Similarly, on the drives when they did not score, they held the Lions to two three-and-outs and a six-and-out, and an end of half drive where the Lions were sacked twice.

Again, they are not a good defense and I don't trust them to hold up against a good offense. Far from it. I don't trust them to stop any decent offense on a consistent basis. But I do think they have enough playmakers and solid players that they have at chance at getting a few stops in any given game, which could be enough given how good the offense is.

80 Yeah, I know the special…

Yeah, I know the special teams put them in a bad position at the end. But at that point Chase Daniel was also in the game at QB and, well, giving up 21 points on the 7 prior drives gives you the same per-drive average as 24 on 8.

I don't want to be too big of a downer, I would agree that this defense isn't horrible in the same way that, like, our 2016 defense was by the end of the season when we were trying to cover Julio Jones with guys off the street in the NFC championship game. But I guess we'll see if the distinction is meaningful enough to make a difference down the stretch here when we're probably going to need to beat Tennessee and their offense to secure the bye. Plus even with the bye we're probably gonna have to beat 2 teams out of NO, LAR, SEA, and TB who all have top-10 DVOA offenses, which will also likely be true of probably every potential Super Bowl opponent except Pittsburgh.

90 You have first world…

You have first world problems.

But I guess we'll see if the distinction is meaningful enough to make a difference down the stretch here when we're probably going to need to beat Tennessee and their offense to secure the bye. 

Except Tennessee and their defense also have to stop your pass offense. The one Baker Mayfield lit up like a baby star.

55 Short version of Packer season

--Offensive line has been awesome

--Rodgers and Adams have been main beneficiaries

--Defense has some fine individual talents but as a unit is below average

--Coverage teams have driven into the ditch and burst into flame


59 Also, whether their passing…

Also, whether their passing scheme is better this year or they're just gaining a full command of it in year 2, I'm very pleased that Rodgers is back to operating primarily from the pocket and making quicker decisions - and he has open receivers to throw to when he does! The line has been stellar, but they've had a great OL for the better part of the last 7 seasons, but this year the pressures and sacks have plummeted.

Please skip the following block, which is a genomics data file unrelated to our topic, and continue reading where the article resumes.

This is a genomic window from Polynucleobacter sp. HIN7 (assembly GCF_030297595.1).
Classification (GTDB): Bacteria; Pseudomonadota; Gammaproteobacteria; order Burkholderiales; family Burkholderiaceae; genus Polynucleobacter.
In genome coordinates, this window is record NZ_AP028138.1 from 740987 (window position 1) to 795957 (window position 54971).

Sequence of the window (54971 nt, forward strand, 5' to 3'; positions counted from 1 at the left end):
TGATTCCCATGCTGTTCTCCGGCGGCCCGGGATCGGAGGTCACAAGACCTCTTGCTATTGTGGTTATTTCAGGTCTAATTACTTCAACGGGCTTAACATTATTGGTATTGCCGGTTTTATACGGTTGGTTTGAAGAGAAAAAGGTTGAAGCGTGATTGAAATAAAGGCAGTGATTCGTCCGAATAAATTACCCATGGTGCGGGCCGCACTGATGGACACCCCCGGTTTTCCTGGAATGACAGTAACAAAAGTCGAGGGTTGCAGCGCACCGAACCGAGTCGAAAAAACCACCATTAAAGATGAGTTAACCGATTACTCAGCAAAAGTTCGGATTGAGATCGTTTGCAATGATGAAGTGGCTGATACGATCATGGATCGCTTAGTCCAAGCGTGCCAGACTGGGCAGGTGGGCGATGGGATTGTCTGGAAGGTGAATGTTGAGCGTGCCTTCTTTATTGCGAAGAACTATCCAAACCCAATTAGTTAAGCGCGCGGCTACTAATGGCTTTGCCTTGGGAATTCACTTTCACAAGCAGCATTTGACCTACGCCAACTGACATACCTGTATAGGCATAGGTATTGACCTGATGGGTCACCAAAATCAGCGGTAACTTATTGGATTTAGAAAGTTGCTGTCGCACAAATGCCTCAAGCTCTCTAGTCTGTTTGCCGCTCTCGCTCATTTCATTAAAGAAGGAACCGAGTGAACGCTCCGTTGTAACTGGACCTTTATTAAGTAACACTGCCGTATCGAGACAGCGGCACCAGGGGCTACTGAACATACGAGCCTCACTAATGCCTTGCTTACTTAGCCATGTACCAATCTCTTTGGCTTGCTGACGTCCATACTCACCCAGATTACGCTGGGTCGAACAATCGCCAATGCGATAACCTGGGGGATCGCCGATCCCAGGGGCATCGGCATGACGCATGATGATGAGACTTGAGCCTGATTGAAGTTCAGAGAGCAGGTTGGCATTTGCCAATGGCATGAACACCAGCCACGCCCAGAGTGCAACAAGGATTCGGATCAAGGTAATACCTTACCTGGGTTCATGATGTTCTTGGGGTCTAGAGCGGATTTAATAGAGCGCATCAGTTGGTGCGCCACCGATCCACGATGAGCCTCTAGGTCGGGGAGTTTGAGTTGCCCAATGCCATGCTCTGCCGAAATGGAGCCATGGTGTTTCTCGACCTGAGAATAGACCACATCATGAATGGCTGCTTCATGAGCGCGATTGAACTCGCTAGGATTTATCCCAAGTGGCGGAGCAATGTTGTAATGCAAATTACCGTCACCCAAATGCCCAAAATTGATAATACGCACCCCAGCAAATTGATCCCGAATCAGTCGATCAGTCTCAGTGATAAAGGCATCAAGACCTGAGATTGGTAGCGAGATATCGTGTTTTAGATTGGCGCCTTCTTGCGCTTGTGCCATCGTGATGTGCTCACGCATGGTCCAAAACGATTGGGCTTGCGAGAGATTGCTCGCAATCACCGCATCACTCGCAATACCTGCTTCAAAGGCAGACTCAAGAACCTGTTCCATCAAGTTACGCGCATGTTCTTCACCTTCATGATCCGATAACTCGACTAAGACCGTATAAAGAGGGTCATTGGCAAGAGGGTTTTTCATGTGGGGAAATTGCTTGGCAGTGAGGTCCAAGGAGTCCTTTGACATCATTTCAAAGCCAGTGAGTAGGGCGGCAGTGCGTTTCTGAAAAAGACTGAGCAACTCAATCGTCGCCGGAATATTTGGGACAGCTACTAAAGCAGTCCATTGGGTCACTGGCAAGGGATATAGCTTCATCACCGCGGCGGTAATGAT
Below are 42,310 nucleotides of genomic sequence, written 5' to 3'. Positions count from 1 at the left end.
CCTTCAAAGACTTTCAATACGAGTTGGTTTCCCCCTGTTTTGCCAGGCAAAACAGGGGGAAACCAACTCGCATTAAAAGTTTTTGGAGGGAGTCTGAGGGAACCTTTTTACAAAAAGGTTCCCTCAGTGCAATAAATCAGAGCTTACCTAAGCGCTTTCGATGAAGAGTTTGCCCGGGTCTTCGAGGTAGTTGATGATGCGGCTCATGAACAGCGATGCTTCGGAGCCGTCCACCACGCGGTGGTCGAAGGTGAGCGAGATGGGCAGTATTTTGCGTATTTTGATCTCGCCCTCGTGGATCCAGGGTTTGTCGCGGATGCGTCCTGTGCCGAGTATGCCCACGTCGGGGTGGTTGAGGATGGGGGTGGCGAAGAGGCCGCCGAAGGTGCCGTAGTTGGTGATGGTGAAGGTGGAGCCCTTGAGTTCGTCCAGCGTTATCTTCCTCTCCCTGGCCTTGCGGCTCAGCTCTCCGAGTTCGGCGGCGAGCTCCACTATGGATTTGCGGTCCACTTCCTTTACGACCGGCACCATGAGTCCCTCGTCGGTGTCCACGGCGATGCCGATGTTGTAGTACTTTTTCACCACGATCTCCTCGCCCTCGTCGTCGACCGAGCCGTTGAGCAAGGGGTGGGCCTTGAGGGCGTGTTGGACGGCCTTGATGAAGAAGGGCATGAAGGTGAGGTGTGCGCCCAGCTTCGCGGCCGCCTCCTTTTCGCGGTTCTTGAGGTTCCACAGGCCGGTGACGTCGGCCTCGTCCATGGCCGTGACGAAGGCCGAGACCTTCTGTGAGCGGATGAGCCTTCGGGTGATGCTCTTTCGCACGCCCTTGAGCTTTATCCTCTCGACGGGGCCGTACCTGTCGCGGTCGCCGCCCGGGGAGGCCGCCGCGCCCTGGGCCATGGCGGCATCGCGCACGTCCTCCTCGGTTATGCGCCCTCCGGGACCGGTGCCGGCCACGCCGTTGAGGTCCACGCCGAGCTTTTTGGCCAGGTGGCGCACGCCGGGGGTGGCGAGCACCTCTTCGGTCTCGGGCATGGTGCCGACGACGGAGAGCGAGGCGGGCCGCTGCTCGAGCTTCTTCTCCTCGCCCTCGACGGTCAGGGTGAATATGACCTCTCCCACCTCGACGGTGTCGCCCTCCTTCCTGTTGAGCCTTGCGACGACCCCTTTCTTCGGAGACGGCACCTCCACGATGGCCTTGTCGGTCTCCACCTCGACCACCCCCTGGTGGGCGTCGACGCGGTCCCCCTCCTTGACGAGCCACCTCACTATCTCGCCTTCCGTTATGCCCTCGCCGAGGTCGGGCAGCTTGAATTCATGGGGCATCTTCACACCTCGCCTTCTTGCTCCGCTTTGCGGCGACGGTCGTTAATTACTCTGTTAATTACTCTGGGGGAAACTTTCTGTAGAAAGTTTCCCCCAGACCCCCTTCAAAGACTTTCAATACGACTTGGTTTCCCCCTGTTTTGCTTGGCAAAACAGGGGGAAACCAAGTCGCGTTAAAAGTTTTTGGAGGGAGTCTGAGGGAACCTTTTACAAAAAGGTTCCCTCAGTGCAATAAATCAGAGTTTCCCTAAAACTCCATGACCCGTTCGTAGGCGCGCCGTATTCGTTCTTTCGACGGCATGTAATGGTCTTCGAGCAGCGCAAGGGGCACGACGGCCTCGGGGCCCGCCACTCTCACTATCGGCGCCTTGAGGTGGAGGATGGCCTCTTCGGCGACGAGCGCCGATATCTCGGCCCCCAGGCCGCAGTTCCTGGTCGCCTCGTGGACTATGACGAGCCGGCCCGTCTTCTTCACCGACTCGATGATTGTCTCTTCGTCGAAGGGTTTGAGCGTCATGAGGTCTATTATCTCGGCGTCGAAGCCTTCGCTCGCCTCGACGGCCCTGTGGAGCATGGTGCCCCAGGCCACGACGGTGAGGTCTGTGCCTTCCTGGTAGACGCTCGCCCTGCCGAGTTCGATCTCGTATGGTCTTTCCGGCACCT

42 astonishingly, seems like…

astonishingly, seems like Rivers has actually gotten better as the season has worn on (though I've heard before that playing on a torn plantar fascitis is easier then playing on a not-yet-torn plantar fascitis).  

108 Yeah I'm not fully sure what…

Yeah I'm not fully sure what the problem was, but Rivers let it rip downfield more yesterday and it was great. TY has been getting open all season, just hasn't been getting the ball. If he can keep getting the ball to TY downfield it opens up everything else, especially the run game. I love Hines and it's awesome to see his explosive plays, but a part time running back can't be your big play threat.

64 Rivers and Air Yards

I did not see the game yesterday but did see highlights and was thrilled/surprised to see a few passes with 20+ air yards under them.  How did Phil look?  When I saw him earlier in the year I felt anything farther than 15 yards was off target, fluttery, and a bad idea.  Yes TY was so open on that 40+/- yard bomb that I might have hit him, but I had really written off any deep game from Rivers.  

If he is even average in that regard, (and why has it taken so long to happen? Did he need a foot injury to spark his inner Clint Longley), their offense might actually be dangerous.  Most of the season so far, their D has been roughly #5-#8 while their O has been about #16-#20. The D has regressed a bit (prob based on opponents since the early season was pretty easy) but if the O can threaten short and deep in the passing game, while the run game is at least a modest threat, they might have all three units in or around top-10 by the end of the season.  That could be dangerous.

I've seen Rivers win a playoff game over Indy with a torn knee ligament; I suppose he's just hard-wired for that kind of thing.  But still hoping they can swing a Dak Prescott signing for next year.


65 Rivers threw down the field…

Rivers threw down the field and for the most part, it was accurate. I still think they were lob balls that worked because the Raiders had a total inability to cover(or run defend); but credit the staff for knowing that this was a terrible defense and exploiting it. And Rivers had a good day throwing it in general. 

I am rooting hard for Rivers beyond the fact about the team he plays for, but I am not going to trust this performance as a harbinger of the future. 

96 He's always accurate. It has…

He's always accurate. It has been a decade since I first joked "he looks like he's throwing slow pitch softball but he has a remote control that lets him steer them to their destination" (back then I compared it to Nintendo's Baseball Simulator 1.000 but nowadays it's easier and more accessible to call it a drone remote) but in the past two seasons he's been losing velocity and it's getting tougher. Much like Manning, when you were never too outstanding with it to begin with (although back in 07 Rivers had plenty of zip) you do reach a point where against elite athletes and a good play call, your out routes and balls to the far side of the field are jump-able. Rivers showed flashes of that even earlier this year, but I think what we've seen this year is that while that margin for error is VERY thin, the throws are still there. I think calling the throws lobs does him a disservice. He's not chucking and praying. If anything, it seems this year that his issues in the past two years (in which he also seemed to be in the "I guess I just need to do this myself" mode since the Chargers seemed to always Charger themselves) may have made him aware of and smarter about his own weaknesses.